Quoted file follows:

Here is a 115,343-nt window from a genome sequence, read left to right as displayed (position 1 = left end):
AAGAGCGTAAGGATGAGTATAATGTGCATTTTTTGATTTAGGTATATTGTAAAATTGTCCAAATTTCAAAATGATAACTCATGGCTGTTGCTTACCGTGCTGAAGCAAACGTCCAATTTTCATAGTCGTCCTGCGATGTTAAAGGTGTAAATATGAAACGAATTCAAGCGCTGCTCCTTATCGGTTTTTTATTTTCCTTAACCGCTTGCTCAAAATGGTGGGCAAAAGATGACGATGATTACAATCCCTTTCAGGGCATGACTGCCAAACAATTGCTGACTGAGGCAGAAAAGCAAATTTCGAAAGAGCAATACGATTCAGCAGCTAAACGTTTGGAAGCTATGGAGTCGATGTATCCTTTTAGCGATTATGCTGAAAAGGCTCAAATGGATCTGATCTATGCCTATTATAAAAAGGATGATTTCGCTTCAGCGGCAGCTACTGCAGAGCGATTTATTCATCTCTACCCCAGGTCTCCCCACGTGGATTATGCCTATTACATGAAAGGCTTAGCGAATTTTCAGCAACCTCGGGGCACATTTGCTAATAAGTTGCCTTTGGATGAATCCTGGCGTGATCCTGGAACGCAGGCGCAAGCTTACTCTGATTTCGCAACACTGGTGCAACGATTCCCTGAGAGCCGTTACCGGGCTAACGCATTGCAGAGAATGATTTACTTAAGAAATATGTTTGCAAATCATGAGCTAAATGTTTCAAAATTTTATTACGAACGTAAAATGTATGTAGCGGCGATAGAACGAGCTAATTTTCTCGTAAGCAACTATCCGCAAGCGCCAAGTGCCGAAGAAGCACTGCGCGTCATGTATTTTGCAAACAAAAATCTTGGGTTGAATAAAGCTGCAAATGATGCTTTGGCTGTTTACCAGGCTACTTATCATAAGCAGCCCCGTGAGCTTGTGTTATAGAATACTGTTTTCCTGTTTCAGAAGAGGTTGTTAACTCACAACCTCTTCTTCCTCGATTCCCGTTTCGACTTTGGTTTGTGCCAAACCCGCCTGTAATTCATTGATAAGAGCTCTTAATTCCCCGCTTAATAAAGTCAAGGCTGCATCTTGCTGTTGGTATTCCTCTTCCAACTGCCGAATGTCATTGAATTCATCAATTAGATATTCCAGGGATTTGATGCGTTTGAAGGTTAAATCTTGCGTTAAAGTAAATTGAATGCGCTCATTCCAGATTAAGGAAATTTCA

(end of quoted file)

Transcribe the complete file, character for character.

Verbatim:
Here is a 115,343-nt window from a genome sequence, read left to right as displayed (position 1 = left end):
AAGAGCGTAAGGATGAGTATAATGTGCATTTTTTGATTTAGGTATATTGTAAAATTGTCCAAATTTCAAAATGATAACTCATGGCTGTTGCTTACCGTGCTGAAGCAAACGTCCAATTTTCATAGTCGTCCTGCGATGTTAAAGGTGTAAATATGAAACGAATTCAAGCGCTGCTCCTTATCGGTTTTTTATTTTCCTTAACCGCTTGCTCAAAATGGTGGGCAAAAGATGACGATGATTACAATCCCTTTCAGGGCATGACTGCCAAACAATTGCTGACTGAGGCAGAAAAGCAAATTTCGAAAGAGCAATACGATTCAGCAGCTAAACGTTTGGAAGCTATGGAGTCGATGTATCCTTTTAGCGATTATGCTGAAAAGGCTCAAATGGATCTGATCTATGCCTATTATAAAAAGGATGATTTCGCTTCAGCGGCAGCTACTGCAGAGCGATTTATTCATCTCTACCCCAGGTCTCCCCACGTGGATTATGCCTATTACATGAAAGGCTTAGCGAATTTTCAGCAACCTCGGGGCACATTTGCTAATAAGTTGCCTTTGGATGAATCCTGGCGTGATCCTGGAACGCAGGCGCAAGCTTACTCTGATTTCGCAACACTGGTGCAACGATTCCCTGAGAGCCGTTACCGGGCTAACGCATTGCAGAGAATGATTTACTTAAGAAATATGTTTGCAAATCATGAGCTAAATGTTTCAAAATTTTATTACGAACGTAAAATGTATGTAGCGGCGATAGAACGAGCTAATTTTCTCGTAAGCAACTATCCGCAAGCGCCAAGTGCCGAAGAAGCACTGCGCGTCATGTATTTTGCAAACAAAAATCTTGGGTTGAATAAAGCTGCAAATGATGCTTTGGCTGTTTACCAGGCTACTTATCATAAGCAGCCCCGTGAGCTTGTGTTATAGAATACTGTTTTCCTGTTTCAGAAGAGGTTGTTAACTCACAACCTCTTCTTCCTCGATTCCCGTTTCGACTTTGGTTTGTGCCAAACCCGCCTGTAATTCATTGATAAGAGCTCTTAATTCCCCGCTTAATAAAGTCAAGGCTGCATCTTGCTGTTGGTATTCCTCTTCCAACTGCCGAATGTCATTGAATTCATCAATTAGATATTCCAGGGATTTGATGCGTTTGAAGGTTAAATCTTGCGTTAAAGTAAATTGAATGCGCTCATTCCAGATTAAGGAAATTTCA